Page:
on September 8, 2012
This little portable router worked perfectly, with the setup minimal. Only thing missing was a case or pouch to carry it.
I went to Las Vegas recently with my Nexus 7 tablet, which does not have a wired ethernet port. I also assumed that some of the hotels in Vegas still had wired internet connections in their rooms. My stay was at the Monte Carlo, which only has the wired connection in the room. So I plugged cable into this router in the Access Point mode, which in turn sends out wi-fi signals that my Nexus7 picked up. A couple of tabs on the Nexus7 to accept the hotels terms, etc. and I had internet access. I was able to check my emails, etc. in my room. Since the hotel charges you a daily fee which includes Internet access, might as well put it to good use.
So this TP-Link router worked as advertised. Plug in the required cables, setup was almost automatic, and instant wi-fi connection to the Internet. The price was great too.
I had ordered a Medialink wifi router just a week before I got this as a part of Amazon vine.
Now, I regret that I had to order the bulky expensive router while this mini gadget is working wonderfully. To begin with, I had low expectations about this device since I had a bad experience with a Linksys portable router which I had bought 5 years back. In order to be 100% sure that this router was as good as the medialink router I did a couple of tests
(1) Connect 2 laptops to the wifi router
(2) Connected 2 iphones to the wifie router
(3) Tested download and upload speeds from a 10' distance
(4) Tested download and upload speeds from a 20' distance across 3 walls
What I noticed is that there was practically no difference in the speed or performance between the medialink wifi router and this mini wonder.
The only caveat is that this one does not have any additional LAN/Ethernet/RJ-45 ports if you want to connect a vonage/ooma or any other IP Phone.
But the biggest Plus point of this router is that this one has 3G connector which means you can connect your 3G dongle and get wifi anywhere including your car.
The Power plug for this router is designed in a way that it can be plugged into your car adapter (via USB)
Overall - a very versatile (3G + LAN), compact router which can beat any expensive router in price and performance.
Noticed I didn't write mini-router, because in spite of its small size it performs as well as a regular size router, but it has many more capabilities. Some of the most important ones are the following: It's portable, and it comes with a Lithium 2000mAh chargeable battery, it supports 3G Router Mode, WISP Client Router Mode, Wireless Router Mode, Access Point, Repeater, Bridge with Access Point and Client. It includes a 10/100 RJ45 Ethernet port, and one micro USB port, and it's compatible with iPad, iTouch, Android Phone, Kindle and the majority portable WiFi devices.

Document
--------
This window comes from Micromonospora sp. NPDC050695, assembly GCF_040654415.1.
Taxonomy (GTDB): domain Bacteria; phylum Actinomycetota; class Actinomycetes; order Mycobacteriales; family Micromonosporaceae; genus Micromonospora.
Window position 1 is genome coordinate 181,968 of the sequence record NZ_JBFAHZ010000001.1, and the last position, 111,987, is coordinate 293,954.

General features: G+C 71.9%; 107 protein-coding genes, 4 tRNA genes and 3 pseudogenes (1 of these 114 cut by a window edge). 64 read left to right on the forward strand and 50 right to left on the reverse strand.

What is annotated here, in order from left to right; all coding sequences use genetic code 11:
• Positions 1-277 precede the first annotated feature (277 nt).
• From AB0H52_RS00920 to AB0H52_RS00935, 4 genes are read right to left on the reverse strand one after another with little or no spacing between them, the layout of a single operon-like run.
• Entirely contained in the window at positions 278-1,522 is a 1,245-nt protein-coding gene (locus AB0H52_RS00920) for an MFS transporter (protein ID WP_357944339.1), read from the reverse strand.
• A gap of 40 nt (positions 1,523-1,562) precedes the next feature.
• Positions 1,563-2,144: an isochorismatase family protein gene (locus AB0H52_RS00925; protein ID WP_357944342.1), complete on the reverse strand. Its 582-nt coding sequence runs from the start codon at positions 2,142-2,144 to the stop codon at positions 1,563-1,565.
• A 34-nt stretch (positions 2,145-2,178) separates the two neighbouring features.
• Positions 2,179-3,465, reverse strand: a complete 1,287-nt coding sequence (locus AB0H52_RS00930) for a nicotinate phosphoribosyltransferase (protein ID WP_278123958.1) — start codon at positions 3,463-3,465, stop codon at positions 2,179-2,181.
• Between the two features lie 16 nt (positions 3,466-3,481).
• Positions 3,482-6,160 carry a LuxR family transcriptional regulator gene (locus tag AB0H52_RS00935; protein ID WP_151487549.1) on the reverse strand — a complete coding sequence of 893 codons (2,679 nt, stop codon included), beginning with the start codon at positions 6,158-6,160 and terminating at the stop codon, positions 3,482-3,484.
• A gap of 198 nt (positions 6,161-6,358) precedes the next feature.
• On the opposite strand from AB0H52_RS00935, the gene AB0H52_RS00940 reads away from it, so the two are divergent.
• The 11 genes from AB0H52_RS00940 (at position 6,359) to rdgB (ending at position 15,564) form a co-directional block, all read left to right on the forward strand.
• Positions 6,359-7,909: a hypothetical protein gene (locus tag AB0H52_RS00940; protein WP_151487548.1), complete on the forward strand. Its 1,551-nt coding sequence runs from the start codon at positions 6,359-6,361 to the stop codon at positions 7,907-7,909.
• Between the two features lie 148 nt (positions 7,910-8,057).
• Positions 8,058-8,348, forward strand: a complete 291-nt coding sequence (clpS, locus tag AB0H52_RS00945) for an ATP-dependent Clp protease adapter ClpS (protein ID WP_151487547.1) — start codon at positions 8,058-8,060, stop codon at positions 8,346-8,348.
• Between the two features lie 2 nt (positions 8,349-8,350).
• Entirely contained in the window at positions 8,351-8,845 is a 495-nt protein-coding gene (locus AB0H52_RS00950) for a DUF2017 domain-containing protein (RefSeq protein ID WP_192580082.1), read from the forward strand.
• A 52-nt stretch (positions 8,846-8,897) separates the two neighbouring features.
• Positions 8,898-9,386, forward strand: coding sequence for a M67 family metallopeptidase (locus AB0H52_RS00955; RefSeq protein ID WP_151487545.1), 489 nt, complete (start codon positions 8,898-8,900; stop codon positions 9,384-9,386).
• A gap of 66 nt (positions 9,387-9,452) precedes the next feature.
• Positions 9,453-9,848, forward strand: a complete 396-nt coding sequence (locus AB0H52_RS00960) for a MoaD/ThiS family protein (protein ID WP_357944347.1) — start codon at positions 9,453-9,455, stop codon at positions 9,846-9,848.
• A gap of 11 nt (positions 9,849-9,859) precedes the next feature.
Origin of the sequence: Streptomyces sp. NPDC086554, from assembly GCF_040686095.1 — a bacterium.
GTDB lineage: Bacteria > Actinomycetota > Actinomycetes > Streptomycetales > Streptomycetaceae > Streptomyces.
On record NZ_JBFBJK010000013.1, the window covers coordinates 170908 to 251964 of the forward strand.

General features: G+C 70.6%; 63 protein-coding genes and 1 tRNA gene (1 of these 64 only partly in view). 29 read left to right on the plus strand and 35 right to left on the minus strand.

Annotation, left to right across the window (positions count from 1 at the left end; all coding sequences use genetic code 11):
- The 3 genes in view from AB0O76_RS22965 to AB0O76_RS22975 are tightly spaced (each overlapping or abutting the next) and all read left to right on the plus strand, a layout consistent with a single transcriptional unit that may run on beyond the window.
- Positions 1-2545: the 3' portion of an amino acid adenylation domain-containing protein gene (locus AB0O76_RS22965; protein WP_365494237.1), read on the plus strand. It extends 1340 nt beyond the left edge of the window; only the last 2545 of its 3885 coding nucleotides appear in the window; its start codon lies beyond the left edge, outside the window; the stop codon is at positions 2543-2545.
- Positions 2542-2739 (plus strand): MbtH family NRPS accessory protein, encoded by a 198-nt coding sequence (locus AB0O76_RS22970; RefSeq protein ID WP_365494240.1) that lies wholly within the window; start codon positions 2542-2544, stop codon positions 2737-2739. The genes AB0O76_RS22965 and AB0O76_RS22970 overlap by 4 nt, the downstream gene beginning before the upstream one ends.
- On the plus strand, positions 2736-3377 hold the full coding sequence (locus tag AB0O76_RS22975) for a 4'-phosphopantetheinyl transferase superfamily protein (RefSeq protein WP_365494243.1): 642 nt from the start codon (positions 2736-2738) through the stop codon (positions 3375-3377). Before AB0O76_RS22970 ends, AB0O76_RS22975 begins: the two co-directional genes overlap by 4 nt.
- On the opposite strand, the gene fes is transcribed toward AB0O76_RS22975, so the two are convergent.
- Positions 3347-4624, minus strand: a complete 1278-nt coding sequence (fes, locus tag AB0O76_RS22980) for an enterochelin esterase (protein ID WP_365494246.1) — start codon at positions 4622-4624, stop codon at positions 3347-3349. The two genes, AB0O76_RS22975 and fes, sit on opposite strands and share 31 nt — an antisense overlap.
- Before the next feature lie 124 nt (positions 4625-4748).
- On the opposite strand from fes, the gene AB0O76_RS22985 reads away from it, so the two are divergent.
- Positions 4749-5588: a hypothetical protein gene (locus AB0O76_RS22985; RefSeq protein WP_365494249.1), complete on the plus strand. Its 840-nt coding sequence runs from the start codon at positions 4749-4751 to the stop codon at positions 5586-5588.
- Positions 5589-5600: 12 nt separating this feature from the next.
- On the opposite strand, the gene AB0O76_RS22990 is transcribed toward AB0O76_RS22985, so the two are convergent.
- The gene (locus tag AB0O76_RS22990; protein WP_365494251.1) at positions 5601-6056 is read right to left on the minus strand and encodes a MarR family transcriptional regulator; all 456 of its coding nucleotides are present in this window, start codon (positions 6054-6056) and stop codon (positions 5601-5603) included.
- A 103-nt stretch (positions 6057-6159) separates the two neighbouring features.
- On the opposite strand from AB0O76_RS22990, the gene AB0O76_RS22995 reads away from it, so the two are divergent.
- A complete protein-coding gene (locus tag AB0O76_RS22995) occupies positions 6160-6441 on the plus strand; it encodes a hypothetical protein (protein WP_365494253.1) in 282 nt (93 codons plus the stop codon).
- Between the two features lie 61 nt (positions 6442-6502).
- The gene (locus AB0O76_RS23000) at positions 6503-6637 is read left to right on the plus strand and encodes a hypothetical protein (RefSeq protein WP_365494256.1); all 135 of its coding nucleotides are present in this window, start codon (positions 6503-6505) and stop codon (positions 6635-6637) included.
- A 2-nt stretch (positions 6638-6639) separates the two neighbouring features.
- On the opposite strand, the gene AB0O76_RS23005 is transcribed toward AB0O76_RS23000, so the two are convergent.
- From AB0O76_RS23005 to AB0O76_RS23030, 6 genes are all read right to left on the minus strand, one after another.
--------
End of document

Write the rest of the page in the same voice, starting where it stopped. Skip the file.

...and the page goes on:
It also comes with a complete command control panel or web management page that can be access with any browser by typing [...] in the address bar. It can be easy to setup by choosing Quick Setup or if one needs it, it can be set in a custom detailed way using many security features like parental control or WEP, WPA/WPA2, WPA-PSK/WPA2-PSK authentication, and TKIP/AES encryption security. I uploaded a screen shot of the web management page where the many options are displayed.
My favorite mode is the WISP Client Router Mode because in this mode, the TL-MR3040 is wirelessly connected to the WISP (Wireless Internet Service Provider) or Access Point and it can share the internet to multiple users. In this instance the TL-MR3040 acts as a wireless adapter, catching the wireless WiFi signal from any Access Point and sharing it. It's my preferred method of using the TL-MR3040, mainly due to the fact that I can plug the TL-MR3040 into the Ethernet port of a laptop or a netbook, leaving the USB ports free to use with other devices while reaching the maximum speed, which in this case is up to 150Mbps - one that excels what the integrated wireless adapter in the device can provide.
I got it because I wanted a router that I could use with my Virgin Mobile 3G. The service can be expensive, but at least, I always have a good connection at any time, and anywhere. I added the TL-MR3040 to my emergency kit list because it can be charged like a smartphone, using a solar system charger, or with a car battery using an inverter. This was tested in the most unexpected way after a storm, when we spent a few days without electricity and without our regular Internet connection. I already had the Virgin Mobile 3G for about a year, and it has been useful during previous storms, but during those, I also learned that having a child who is bored and wants to go online, is another issue to deal with during a power outage. So, the TL-MR3040 can be a stress suppressor by allowing to share Internet with the rest of the family at all times.
Please keep in mind that like every gadget which uses a Lithium battery, you need to keep charging and discharging the TL-MR3040 battery in order to keep it alive. Using the modem while traveling and storing it after coming home until the next time you need it, might result in a dead battery. So, just use it once in a while around the house. It's a good way to share a connection with friends or family members that are visiting during the weekend, for example.